>real sausages were available?


    What business do I have with sausages? I like hot dogs.

    >> that you are correct. I will, however, continue to be wrong. So
    >> there!

    >
    >What do you hope to acheive with this mischeif?


    My spell checker say it's "mischief".
    --
    Rick Onanian
     
  6. Rick Onanian wrote:

    > <[email protected]> wrote:
    >>
    >> What do you hope to acheive with this mischeif?

    >
    > My spell checker say it's "mischief".


    Good, but if it doesn't also say "achieve", then you need a new spell
    checker. Now stop giving me greif, you fraeky wierdo.

    --
    Benjamin Lewis

    Although the moon is smaller than the earth, it is farther away.
     
  7. Tom Keats

    Tom Keats Guest

    In article <[email protected]>,
    [email protected] (Tom Keats) I wrote:

    >> I ought to go eat a hot dog. Or, a weiner

    >
    > I recommend the former. Nobody can stand a weiner.


    I must amend, or even withdraw that last statement.
    Benjamin Weiner is an alright guy, with good & astute
    things to say about cycling.

    I dunno how he feels about whiners. Or a nice,
    apropos glass of wein. I like a lightly cooled
    (but not /too/ chilled) Riesling with shellfish --
    especially aw-baloney.


    cheers,
    Tom

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  8. Tom Keats

    Tom Keats Guest

    In article <[email protected]>,
    Benjamin Lewis <[email protected]> writes:

    > Why would you eat something with the flavour of hot dogs to begin with, if
    > real sausages were available?


    I wish. My brother has a place near to him, but it's an
    abattoir. You've gotta give them the beef on the hoof,
    and then tell them what to do with it. The main guy there
    makes lovely kubasa (especially when handed some of the
    hand-grown garlic I've so well taken care of); I bet he
    could do knackwurst, too.

    Supermarket shrink-wrapped, pre-sliced, nitrate-laden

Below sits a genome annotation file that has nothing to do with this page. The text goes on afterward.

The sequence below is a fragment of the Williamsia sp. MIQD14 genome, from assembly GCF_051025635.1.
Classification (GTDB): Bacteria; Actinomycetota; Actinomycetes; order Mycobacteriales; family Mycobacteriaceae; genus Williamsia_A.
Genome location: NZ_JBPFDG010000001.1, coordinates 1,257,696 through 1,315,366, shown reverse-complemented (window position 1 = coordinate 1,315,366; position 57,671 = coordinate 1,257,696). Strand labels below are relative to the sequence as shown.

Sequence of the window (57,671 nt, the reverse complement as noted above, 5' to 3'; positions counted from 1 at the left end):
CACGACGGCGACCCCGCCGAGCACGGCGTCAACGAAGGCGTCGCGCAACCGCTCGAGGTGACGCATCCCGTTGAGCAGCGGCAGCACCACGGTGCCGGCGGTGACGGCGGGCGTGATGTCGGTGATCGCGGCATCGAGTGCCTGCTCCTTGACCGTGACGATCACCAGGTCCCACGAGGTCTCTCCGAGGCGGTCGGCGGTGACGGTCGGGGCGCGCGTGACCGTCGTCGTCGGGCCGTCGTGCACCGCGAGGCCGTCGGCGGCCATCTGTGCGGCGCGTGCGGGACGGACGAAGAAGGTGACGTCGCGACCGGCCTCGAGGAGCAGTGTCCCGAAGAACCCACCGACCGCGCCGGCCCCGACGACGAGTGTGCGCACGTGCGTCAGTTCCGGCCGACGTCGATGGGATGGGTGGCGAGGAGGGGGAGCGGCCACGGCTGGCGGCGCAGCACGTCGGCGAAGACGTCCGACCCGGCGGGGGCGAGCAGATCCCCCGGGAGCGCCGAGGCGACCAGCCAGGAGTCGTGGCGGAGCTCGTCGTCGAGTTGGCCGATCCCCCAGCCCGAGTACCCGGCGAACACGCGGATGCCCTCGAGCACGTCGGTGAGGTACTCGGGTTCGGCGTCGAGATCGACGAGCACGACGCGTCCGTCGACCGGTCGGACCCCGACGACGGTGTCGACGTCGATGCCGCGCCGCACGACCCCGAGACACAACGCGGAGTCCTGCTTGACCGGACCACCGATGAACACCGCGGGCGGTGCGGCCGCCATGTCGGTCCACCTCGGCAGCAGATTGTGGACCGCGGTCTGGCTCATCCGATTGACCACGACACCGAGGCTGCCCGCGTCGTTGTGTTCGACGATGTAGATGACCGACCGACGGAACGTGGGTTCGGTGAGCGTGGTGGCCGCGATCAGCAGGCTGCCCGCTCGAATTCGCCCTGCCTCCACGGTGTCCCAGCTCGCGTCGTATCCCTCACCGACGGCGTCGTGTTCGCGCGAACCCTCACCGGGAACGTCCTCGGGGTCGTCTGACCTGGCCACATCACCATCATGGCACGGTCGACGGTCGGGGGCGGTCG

'sausage' just doesn't make the cut. I know. I ate a
    bunch of Safeway hunter's sausage the other night
    (washed down with some Stella Artois) and had to leave
    my own bedroom before the sun came up. Real food and
    potables oughtn't have such horrendous, sulphurous
    effects. Good thing I'm single. So now I'm on a
    sauerkraut jag, just to purge and detoxify my digestive
    system. Sauerkraut is to me what a pull-through is to
    a dirty rifle barrel.


    cheers,
    Tom


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  9. On Mon, 14 Jun 2004 20:19:36 -0400, Rick Onanian wrote:

    > Why would you ruin the flavor of hot dogs by putting all sorts of
    > garbage on them?


    To disguise the flavor, of course.

    > I before E [except after C, etc] is an english rule; I'm pretty sure
    > "weiner" is german-derived, where I think E before I is common.


    Both ie and ei are used in German. The one pronounced as an English long
    e is ie, ei is pronounced like an English long i. There is an old joke
    making this clear, involving the two verbs schiessen and scheissen.

    --

    David L. Johnson

    __o | Enron's slogan: Respect, Communication, Integrity, and
    _`\(,_ | Excellence.
    (_)/ (_) |
     
  10. Bernie

    Bernie Guest

    Tom Keats wrote:

    >In article <[email protected]>,
    > [email protected] (Tom Keats) I wrote:
    >
    >>>I ought to go eat a hot dog. Or, a weiner
    >>>

    >>I recommend the former. Nobody can stand a weiner.
    >>

    >
    >I must amend, or even withdraw that last statement.
    >Benjamin Weiner is an alright guy, with good & astute
    >things to say about cycling.
    >
    >I dunno how he feels about whiners. Or a nice,
    >apropos glass of wein. I like a lightly cooled
    >(but not /too/ chilled) Riesling with shellfish --
    >especially aw-baloney.
    >
    >
    >cheers,
    > Tom
    >

    Well, one man's fish is another mans' poisson.
    Bernie
     
  11. Tom Keats

    Tom Keats Guest

    In article <[email protected]>,
    Bernie <[email protected]> writes:

    > Well, one man's fish is another mans' poisson.
    > Bernie


    Sometimes you can be even worse than me :)


    cheers,
    Tom

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  12. Bernie

    Bernie Guest

    Tom Keats wrote:

    >In article <[email protected]>,
    > Bernie <[email protected]> writes:
    >
    >>Well, one man's fish is another mans' poisson.
    >>Bernie
    >>

    >
    >Sometimes you can be even worse than me :)
    >
    >
    >cheers,
    > Tom
    >

    Geez, thanks! :)
     
  13. Robert Masse

    Robert Masse Guest

    On Mon, 14 Jun 2004 14:19:55 -0700, [email protected] (Tom Keats)
    wrote:

    >In article <[email protected]>,
    > [email protected] (TheCycleKing) writes:
    >> Just kidding. Made you look!